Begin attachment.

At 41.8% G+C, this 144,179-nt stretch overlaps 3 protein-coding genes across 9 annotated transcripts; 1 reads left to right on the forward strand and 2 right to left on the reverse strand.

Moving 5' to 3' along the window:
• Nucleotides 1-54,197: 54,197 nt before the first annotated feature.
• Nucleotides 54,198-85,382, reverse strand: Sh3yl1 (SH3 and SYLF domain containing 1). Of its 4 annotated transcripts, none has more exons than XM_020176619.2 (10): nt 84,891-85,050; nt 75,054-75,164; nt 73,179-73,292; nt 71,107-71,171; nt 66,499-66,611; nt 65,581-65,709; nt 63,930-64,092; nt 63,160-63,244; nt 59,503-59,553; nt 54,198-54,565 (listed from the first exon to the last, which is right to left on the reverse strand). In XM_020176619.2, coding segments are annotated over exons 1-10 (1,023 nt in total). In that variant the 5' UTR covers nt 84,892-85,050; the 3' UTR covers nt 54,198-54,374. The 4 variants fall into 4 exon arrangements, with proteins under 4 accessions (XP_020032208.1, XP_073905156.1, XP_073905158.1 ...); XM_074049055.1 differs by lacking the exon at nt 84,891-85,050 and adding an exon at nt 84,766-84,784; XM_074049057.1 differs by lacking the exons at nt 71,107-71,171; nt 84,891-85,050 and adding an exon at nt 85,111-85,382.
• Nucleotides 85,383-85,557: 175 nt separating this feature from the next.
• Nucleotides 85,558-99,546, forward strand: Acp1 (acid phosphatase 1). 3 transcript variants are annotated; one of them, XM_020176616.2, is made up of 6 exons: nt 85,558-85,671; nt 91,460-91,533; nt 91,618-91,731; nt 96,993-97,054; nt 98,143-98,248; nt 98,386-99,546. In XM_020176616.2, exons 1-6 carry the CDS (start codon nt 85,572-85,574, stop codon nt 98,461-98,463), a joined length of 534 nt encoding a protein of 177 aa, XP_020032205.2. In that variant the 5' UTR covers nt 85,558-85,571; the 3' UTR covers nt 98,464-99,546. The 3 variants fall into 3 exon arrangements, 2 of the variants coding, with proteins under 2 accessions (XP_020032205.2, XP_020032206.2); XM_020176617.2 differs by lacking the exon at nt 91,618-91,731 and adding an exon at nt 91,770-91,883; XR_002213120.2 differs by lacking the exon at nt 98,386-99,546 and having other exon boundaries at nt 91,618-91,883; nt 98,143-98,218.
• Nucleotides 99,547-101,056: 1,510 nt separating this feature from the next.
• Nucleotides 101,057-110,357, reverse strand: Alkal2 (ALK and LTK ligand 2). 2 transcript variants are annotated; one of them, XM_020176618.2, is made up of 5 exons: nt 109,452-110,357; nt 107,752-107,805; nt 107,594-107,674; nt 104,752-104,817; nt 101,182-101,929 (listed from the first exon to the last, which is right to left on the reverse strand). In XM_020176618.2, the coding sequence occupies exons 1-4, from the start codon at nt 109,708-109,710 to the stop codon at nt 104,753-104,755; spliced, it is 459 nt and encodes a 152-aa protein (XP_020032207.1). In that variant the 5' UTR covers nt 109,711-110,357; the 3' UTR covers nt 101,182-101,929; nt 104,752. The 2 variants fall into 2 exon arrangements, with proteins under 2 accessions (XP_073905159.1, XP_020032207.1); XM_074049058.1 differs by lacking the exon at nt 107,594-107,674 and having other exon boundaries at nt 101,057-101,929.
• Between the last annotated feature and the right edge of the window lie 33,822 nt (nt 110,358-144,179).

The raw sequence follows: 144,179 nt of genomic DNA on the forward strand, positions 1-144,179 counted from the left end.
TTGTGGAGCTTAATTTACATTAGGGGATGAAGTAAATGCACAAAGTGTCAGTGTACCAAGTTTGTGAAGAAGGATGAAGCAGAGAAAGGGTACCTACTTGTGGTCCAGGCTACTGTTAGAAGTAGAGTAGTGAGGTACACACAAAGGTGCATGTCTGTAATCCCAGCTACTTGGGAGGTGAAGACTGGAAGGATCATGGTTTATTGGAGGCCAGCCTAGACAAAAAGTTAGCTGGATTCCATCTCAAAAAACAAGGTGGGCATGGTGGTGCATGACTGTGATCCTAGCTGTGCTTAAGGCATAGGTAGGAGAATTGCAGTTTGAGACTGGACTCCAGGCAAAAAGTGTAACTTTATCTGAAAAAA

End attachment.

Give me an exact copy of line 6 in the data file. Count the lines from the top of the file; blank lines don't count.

• Nucleotides 85,558-99,546, forward strand: Acp1 (acid phosphatase 1). 3 transcript variants are annotated; one of them, XM_020176616.2, is made up of 6 exons: nt 85,558-85,671; nt 91,460-91,533; nt 91,618-91,731; nt 96,993-97,054; nt 98,143-98,248; nt 98,386-99,546. In XM_020176616.2, exons 1-6 carry the CDS (start codon nt 85,572-85,574, stop codon nt 98,461-98,463), a joined length of 534 nt encoding a protein of 177 aa, XP_020032205.2. In that variant the 5' UTR covers nt 85,558-85,571; the 3' UTR covers nt 98,464-99,546. The 3 variants fall into 3 exon arrangements, 2 of the variants coding, with proteins under 2 accessions (XP_020032205.2, XP_020032206.2); XM_020176617.2 differs by lacking the exon at nt 91,618-91,731 and adding an exon at nt 91,770-91,883; XR_002213120.2 differs by lacking the exon at nt 98,386-99,546 and having other exon boundaries at nt 91,618-91,883; nt 98,143-98,218.